Dmitri Pavlov's git tutorial for mathematicians

Terminology • Environment • Local setup • Remote setup • Cloning repos • New repos • Synchronizing • Tracking changes • TeX issues • Collaboration • Submodules

This no-frills tutorial aims to teach how to set up and use a git repository to collaboratively edit a mathematical paper. It is self-contained and has been kept to a virtually absolute minimum to ensure that you can quickly start using git for your own project. Several of my collaborators have successfully used this tutorial to setup and use git daily. I welcome feedback and questions on this tutorial, which you can email to me.

The basic idea is that all of your TeX files and any auxiliary files (e.g., macro files, source code for pictures, bibliography files, a Makefile, etc.) are stored in a git repository, where they can be edited simultaneously by all collaborators. If two people edit the same file, git automatically merges the changes as explained below. This last aspect clearly distinguishes git from file sharing services such as Dropbox, Google Drive, or Apple iCloud. It often happens that two coauthors edit the same paper and one of them accidentally edits an older version of the manuscript. Recovering from such a situation is a nightmare in the classical setup, but is quite easy in git.


A typical git collaboration involves a remote host, i.e., a server where a copy of the repository will be stored for all your collaborators to access, and multiple local hosts, which are the machines on which you and your collaborators store your own local copies of the repository.

Some of the commands below have italic text in them, which must be substituted as follows:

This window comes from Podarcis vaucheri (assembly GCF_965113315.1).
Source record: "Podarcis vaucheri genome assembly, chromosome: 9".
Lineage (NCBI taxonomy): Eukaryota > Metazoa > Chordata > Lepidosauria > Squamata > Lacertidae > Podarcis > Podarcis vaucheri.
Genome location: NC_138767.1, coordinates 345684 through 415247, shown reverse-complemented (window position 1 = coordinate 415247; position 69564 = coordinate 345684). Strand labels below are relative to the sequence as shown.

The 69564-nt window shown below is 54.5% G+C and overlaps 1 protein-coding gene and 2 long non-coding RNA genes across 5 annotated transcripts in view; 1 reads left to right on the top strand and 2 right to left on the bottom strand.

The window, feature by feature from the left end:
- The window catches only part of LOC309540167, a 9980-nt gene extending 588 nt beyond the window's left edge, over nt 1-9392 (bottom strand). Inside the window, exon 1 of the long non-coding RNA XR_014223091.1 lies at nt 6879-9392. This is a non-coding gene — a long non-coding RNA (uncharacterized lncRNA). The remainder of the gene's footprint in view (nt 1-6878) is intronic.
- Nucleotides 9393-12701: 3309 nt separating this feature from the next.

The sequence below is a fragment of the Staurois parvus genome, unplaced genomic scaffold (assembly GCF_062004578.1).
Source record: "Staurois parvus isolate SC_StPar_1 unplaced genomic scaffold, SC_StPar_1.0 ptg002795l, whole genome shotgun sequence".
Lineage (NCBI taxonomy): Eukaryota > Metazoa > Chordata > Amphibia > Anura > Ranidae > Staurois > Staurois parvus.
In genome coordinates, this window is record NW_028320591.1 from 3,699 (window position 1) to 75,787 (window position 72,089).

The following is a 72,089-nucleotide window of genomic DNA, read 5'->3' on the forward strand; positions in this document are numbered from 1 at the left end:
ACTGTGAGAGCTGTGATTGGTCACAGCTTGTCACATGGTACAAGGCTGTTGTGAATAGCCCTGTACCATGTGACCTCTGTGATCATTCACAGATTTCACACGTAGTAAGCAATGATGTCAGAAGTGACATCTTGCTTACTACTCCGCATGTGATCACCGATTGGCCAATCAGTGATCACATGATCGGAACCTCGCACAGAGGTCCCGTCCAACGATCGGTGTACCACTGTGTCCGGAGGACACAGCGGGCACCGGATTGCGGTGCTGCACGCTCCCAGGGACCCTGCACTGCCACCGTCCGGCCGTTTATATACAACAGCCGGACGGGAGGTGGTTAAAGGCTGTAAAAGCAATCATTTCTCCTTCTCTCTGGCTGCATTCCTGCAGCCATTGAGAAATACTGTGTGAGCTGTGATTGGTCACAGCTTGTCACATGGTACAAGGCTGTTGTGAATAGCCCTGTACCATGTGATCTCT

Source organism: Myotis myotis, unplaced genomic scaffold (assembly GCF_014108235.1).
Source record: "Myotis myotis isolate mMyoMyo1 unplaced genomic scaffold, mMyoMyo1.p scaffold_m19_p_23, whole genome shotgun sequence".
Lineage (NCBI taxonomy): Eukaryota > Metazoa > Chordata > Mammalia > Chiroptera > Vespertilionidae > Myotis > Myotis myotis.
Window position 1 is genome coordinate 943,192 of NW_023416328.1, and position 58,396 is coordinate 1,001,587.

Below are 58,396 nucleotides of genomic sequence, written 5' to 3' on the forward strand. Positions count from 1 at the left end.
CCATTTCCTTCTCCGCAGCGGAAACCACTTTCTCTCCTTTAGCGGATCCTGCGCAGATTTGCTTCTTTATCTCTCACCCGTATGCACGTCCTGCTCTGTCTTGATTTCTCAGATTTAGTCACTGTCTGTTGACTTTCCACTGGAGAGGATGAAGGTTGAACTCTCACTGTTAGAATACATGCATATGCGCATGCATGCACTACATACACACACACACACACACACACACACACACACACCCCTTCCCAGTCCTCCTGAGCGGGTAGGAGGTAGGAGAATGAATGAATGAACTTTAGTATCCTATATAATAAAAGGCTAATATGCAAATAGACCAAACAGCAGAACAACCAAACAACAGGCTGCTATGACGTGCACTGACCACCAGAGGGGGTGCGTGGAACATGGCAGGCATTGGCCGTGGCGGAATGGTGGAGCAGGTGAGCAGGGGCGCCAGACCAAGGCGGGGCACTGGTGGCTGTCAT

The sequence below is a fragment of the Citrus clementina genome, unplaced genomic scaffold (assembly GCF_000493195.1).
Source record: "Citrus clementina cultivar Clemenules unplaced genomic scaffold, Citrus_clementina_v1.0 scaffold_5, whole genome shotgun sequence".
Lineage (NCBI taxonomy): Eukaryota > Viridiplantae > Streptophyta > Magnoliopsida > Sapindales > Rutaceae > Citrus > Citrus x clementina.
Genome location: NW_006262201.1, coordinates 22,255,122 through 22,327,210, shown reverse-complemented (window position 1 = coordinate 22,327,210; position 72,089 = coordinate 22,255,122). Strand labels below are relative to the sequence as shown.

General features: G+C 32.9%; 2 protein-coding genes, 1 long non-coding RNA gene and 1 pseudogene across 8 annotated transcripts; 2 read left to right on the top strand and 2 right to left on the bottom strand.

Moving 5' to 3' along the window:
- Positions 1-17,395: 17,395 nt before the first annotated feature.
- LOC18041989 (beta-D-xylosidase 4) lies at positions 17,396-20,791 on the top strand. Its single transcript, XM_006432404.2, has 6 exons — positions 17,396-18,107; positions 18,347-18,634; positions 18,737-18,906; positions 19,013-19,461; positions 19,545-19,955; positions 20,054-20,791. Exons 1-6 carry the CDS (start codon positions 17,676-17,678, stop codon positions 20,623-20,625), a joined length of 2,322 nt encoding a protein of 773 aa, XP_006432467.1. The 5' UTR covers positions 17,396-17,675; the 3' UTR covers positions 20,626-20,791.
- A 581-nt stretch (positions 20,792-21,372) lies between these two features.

The name of the remote host, e.g.,
Optional port number, e.g., 12345; useful to increase security of your ssh setup (the default port is 22).
The repository name that you chose for your project, e.g., homology.
Your name, e.g., John Smith.
Your email, e.g.,

Setting up a Unix-like environment

You could use various public servers such as GitHub or Overleaf as your remote host. The free version of Overleaf only allows for one additional collaborator, whereas git access is only available in the premium version of Overleaf, which is quite expensive.

I recommend to set up your own private remote host, or use your university's git server (many universities provide one these days, or are willing to set one up for you). Also, for $15 per year or less you can maintain a virtual private server that will be perfectly sufficient for your git setup.

This tutorial assumes that you have access to a Unix-like environment on your local and remote hosts. In particular, diff and ssh must be installed, as well as a pager such as less. This does not mean that you have to install Linux or any other Unix-like operating system, all necessary software can be installed in macOS or Microsoft Windows.


For Darwin-based systems such as macOS you will probably need Homebrew, MacPorts, or Fink.

For beginners, the easiest to use is probably Homebrew. Follow the installation instructions for Homebrew. Once you are finished, run the following command at a Terminal prompt: brew install less diffutils git openssh

Microsoft Windows

For Microsoft Windows you will probably need MSYS2 (git for Windows is just a bundle of several MSYS2 packages), Cygwin, or midipix when it is ready.